Conflict Resolution With Satisfactory Results

Guest Writer: Eric Betts, assistant director, Curtis Coleman Center for Religious Studies and Ethics at Athens State University
Why is it important to resolve conflict? There are absolutely no upsides to ignoring conflict and allowing it to go unaddressed. It is an illusion to believe that the issues will work themselves out eventually. When there is conflict, even the innocent party is sullied in some way. Even though one may feel that he or she is innocent and not the real source of the conflict, it is best to work it out with the one who feels that they have been wronged. Many avoid addressing conflict because it is so unpleasant, emotionally draining, and difficult by its very nature. What is often overlooked is that being shy about the tension that exists, only creates greater tension and explosive situations down the road.

It is said that “full-blown battles use up resources — time, energy, good reputation, motivation. By negotiating, you avoid wasting these resources, and you may actually make new allies and find new resources!”

There are five ways that parties often approach conflict, and only certain ones will solve the issues:

(1) Denial and avoidance appear to be the most peaceable way and the path of least resistance, but that approach will lose every time.
(2) Competing and fighting is another attractive way. This attitude says, “May the smartest, strongest, and the most resourceful win.” The compete and fight approach, while attractive, causes everyone lose to a degree, some more than others.
(3) The smoothing over the problem approach only delays inevitable hostility and negative emotions and actions.
(4) Compromise and negotiation will create a win for both sides, yet they also must be willing to give up or loose in some area in the agreement.
(5) Collaboration takes longer, but eventually is a win/win because it pulls back the skin of the onion and gets to the meat of where the real interests lie. The Collaboration approach continues the dialogue until the compatible interests are discovered, the relationship grows, and both are committed to preserving the interests of both.

Other important aspects of conflict resolution involve being soft on the person and hard on the problems. Attack the problem and not the person. The object is to preserve and build relationships while tackling the problem. One must have the wisdom to separate the problem from the person who one feels is causing the problem. In this approach, the parties work together to eliminate the problems that are hurting the relationship.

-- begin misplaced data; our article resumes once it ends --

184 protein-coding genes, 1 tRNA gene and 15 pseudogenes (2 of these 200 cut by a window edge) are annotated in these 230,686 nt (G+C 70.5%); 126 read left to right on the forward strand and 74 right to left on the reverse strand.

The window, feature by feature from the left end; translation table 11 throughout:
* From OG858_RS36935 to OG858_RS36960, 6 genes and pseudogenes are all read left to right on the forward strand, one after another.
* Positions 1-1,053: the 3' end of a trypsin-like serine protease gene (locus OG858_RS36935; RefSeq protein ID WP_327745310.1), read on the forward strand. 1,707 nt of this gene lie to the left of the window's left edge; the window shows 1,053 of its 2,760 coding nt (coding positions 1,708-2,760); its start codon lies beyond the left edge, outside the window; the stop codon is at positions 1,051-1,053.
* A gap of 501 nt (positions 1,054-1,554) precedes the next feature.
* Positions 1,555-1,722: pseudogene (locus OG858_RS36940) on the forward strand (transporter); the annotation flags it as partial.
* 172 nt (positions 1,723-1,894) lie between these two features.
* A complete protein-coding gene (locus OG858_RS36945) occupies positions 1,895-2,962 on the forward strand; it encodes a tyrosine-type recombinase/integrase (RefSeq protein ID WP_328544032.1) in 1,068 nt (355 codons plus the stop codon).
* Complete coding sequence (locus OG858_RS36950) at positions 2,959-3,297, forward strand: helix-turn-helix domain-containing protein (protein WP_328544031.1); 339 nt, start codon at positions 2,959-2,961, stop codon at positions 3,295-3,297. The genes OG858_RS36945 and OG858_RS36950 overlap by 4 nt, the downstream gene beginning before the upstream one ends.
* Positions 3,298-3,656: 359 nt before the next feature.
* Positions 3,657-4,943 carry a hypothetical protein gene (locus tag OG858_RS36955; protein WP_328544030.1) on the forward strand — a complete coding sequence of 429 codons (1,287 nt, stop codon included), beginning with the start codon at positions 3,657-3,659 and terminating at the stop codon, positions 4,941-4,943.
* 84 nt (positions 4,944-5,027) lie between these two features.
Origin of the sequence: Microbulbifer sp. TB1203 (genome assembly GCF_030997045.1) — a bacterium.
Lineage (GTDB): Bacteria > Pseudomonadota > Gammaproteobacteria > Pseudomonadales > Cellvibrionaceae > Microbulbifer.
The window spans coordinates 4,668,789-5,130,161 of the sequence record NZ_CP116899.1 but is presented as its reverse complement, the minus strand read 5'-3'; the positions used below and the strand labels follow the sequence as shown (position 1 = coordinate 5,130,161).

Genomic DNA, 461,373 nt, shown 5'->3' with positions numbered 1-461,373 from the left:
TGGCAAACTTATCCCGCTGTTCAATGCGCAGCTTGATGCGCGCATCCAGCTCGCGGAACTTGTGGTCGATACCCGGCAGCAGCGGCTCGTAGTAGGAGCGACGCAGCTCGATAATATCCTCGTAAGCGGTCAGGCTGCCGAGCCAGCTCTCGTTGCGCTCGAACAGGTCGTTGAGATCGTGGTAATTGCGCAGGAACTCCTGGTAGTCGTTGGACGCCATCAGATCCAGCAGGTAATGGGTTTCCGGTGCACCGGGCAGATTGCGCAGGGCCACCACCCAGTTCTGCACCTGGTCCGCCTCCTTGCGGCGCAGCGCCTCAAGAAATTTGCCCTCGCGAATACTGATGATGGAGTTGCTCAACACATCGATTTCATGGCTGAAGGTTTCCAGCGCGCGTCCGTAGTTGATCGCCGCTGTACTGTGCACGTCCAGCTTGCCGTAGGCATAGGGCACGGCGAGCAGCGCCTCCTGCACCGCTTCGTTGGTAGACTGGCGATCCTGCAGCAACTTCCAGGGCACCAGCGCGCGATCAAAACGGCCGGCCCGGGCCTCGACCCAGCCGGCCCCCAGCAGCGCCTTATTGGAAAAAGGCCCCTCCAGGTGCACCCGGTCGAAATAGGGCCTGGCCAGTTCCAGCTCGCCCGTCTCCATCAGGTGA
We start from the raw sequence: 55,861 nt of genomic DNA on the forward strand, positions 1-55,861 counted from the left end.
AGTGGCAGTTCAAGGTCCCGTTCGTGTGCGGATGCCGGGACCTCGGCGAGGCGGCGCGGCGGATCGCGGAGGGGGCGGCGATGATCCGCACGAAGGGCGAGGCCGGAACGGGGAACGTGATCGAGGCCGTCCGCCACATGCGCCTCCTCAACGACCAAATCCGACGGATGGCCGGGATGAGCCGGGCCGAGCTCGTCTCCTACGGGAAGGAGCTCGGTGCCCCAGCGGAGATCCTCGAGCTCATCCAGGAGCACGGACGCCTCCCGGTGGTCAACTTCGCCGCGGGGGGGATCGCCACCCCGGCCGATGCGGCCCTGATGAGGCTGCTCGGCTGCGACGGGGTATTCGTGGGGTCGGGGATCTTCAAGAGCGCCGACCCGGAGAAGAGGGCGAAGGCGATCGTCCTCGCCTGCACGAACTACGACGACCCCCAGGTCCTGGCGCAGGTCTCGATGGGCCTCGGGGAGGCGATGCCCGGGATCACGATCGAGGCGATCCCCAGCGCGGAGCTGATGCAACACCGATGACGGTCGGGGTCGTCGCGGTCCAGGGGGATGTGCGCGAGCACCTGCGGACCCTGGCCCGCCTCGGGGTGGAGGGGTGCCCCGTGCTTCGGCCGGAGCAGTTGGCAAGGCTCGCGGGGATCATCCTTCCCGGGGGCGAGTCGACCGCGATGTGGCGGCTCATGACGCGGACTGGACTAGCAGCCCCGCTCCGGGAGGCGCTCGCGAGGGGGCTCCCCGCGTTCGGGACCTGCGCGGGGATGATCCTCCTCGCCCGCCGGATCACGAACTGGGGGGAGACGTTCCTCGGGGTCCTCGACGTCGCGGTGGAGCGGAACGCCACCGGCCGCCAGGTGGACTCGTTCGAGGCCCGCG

How soon should one seek to resolve conflict? As soon as the first signs appear, begin to deal with them. Delay is not an option. There are three main issues that create conflict: (1) Criticizing someone “behind their back.” (This is perhaps at the top of the list.) It is vitally important to go directly to the person that you want to change their behavior. (2) Not being an active listener who makes sure he or she understands exactly what is being stated. This creates the frustrating “I thought you said…No, I didn’t…Yes, you did” situations. (3) Cutting off communication with those with whom you disagree or are seemingly unfriendly. This only adds to the tension and hostility.

The best ways to begin the process is to be respectful, honest, separate the emotions, and don’t assume (things are not always what they appear). If you can preserve the relationship and eliminate the issues, you will have gained a great victory. If the issues remain, keep the communication going and don’t give up. May the wisest and the strongest person take the first step in resolving the conflict.
By: Guest Writer: Eric Betts, assistant director, Curtis Coleman Center for Religious Studies and Ethics at Athens State University